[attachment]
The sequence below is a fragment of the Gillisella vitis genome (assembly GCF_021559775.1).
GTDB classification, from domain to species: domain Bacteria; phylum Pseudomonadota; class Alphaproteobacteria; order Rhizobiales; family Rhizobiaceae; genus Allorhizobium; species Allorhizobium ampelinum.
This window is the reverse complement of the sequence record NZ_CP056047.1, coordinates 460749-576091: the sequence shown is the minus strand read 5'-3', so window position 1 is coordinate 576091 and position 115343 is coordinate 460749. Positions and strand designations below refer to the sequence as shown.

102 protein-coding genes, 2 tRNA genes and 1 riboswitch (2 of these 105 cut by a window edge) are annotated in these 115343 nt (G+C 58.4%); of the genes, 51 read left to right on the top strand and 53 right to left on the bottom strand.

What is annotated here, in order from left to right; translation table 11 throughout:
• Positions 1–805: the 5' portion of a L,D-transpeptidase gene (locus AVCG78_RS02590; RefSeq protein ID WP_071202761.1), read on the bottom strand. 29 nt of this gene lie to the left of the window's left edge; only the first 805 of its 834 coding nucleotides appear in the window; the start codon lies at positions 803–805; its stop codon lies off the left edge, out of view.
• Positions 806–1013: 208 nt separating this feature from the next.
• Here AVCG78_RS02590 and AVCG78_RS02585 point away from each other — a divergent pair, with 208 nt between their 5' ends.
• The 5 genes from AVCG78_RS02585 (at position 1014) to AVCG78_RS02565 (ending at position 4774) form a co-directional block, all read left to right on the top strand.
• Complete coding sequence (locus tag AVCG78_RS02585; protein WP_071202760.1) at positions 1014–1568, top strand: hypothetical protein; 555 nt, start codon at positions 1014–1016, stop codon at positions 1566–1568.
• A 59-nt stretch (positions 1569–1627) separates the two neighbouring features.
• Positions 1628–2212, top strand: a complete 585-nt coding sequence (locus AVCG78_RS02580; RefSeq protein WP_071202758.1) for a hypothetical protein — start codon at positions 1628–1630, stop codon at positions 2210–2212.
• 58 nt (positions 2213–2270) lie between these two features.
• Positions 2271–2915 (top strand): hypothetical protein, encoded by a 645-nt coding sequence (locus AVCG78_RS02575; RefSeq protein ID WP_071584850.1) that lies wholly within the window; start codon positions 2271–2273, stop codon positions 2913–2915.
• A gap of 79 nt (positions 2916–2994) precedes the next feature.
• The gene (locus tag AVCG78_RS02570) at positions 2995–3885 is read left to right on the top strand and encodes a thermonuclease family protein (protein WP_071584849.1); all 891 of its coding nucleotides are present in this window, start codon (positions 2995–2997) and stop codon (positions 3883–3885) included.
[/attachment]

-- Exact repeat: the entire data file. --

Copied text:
The sequence below is a fragment of the Gillisella vitis genome (assembly GCF_021559775.1).
GTDB classification, from domain to species: domain Bacteria; phylum Pseudomonadota; class Alphaproteobacteria; order Rhizobiales; family Rhizobiaceae; genus Allorhizobium; species Allorhizobium ampelinum.
This window is the reverse complement of the sequence record NZ_CP056047.1, coordinates 460749-576091: the sequence shown is the minus strand read 5'-3', so window position 1 is coordinate 576091 and position 115343 is coordinate 460749. Positions and strand designations below refer to the sequence as shown.

102 protein-coding genes, 2 tRNA genes and 1 riboswitch (2 of these 105 cut by a window edge) are annotated in these 115343 nt (G+C 58.4%); of the genes, 51 read left to right on the top strand and 53 right to left on the bottom strand.

What is annotated here, in order from left to right; translation table 11 throughout:
• Positions 1–805: the 5' portion of a L,D-transpeptidase gene (locus AVCG78_RS02590; RefSeq protein ID WP_071202761.1), read on the bottom strand. 29 nt of this gene lie to the left of the window's left edge; only the first 805 of its 834 coding nucleotides appear in the window; the start codon lies at positions 803–805; its stop codon lies off the left edge, out of view.
• Positions 806–1013: 208 nt separating this feature from the next.
• Here AVCG78_RS02590 and AVCG78_RS02585 point away from each other — a divergent pair, with 208 nt between their 5' ends.
• The 5 genes from AVCG78_RS02585 (at position 1014) to AVCG78_RS02565 (ending at position 4774) form a co-directional block, all read left to right on the top strand.
• Complete coding sequence (locus tag AVCG78_RS02585; protein WP_071202760.1) at positions 1014–1568, top strand: hypothetical protein; 555 nt, start codon at positions 1014–1016, stop codon at positions 1566–1568.
• A 59-nt stretch (positions 1569–1627) separates the two neighbouring features.
• Positions 1628–2212, top strand: a complete 585-nt coding sequence (locus AVCG78_RS02580; RefSeq protein WP_071202758.1) for a hypothetical protein — start codon at positions 1628–1630, stop codon at positions 2210–2212.
• 58 nt (positions 2213–2270) lie between these two features.
• Positions 2271–2915 (top strand): hypothetical protein, encoded by a 645-nt coding sequence (locus AVCG78_RS02575; RefSeq protein ID WP_071584850.1) that lies wholly within the window; start codon positions 2271–2273, stop codon positions 2913–2915.
• A gap of 79 nt (positions 2916–2994) precedes the next feature.
• The gene (locus tag AVCG78_RS02570) at positions 2995–3885 is read left to right on the top strand and encodes a thermonuclease family protein (protein WP_071584849.1); all 891 of its coding nucleotides are present in this window, start codon (positions 2995–2997) and stop codon (positions 3883–3885) included.